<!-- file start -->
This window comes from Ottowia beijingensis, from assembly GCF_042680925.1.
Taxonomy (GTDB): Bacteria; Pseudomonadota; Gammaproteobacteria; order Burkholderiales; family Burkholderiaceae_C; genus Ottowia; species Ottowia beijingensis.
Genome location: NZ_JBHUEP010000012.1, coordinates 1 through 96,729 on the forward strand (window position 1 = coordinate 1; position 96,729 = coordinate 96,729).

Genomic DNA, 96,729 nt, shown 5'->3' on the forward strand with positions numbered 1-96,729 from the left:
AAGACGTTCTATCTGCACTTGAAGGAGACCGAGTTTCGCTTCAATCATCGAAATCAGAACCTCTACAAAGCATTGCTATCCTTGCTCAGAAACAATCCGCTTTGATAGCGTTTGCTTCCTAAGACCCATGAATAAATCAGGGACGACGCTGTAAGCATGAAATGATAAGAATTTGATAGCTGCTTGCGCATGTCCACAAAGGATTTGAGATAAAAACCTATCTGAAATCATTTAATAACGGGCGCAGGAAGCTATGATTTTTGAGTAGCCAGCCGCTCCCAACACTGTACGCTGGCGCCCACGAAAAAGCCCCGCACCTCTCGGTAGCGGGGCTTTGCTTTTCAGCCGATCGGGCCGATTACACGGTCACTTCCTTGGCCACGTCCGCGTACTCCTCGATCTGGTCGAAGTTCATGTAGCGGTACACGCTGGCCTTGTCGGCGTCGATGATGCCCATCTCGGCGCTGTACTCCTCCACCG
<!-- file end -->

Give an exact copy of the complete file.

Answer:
This window comes from Ottowia beijingensis, from assembly GCF_042680925.1.
Taxonomy (GTDB): Bacteria; Pseudomonadota; Gammaproteobacteria; order Burkholderiales; family Burkholderiaceae_C; genus Ottowia; species Ottowia beijingensis.
Genome location: NZ_JBHUEP010000012.1, coordinates 1 through 96,729 on the forward strand (window position 1 = coordinate 1; position 96,729 = coordinate 96,729).

Genomic DNA, 96,729 nt, shown 5'->3' on the forward strand with positions numbered 1-96,729 from the left:
AAGACGTTCTATCTGCACTTGAAGGAGACCGAGTTTCGCTTCAATCATCGAAATCAGAACCTCTACAAAGCATTGCTATCCTTGCTCAGAAACAATCCGCTTTGATAGCGTTTGCTTCCTAAGACCCATGAATAAATCAGGGACGACGCTGTAAGCATGAAATGATAAGAATTTGATAGCTGCTTGCGCATGTCCACAAAGGATTTGAGATAAAAACCTATCTGAAATCATTTAATAACGGGCGCAGGAAGCTATGATTTTTGAGTAGCCAGCCGCTCCCAACACTGTACGCTGGCGCCCACGAAAAAGCCCCGCACCTCTCGGTAGCGGGGCTTTGCTTTTCAGCCGATCGGGCCGATTACACGGTCACTTCCTTGGCCACGTCCGCGTACTCCTCGATCTGGTCGAAGTTCATGTAGCGGTACACGCTGGCCTTGTCGGCGTCGATGATGCCCATCTCGGCGCTGTACTCCTCCACCG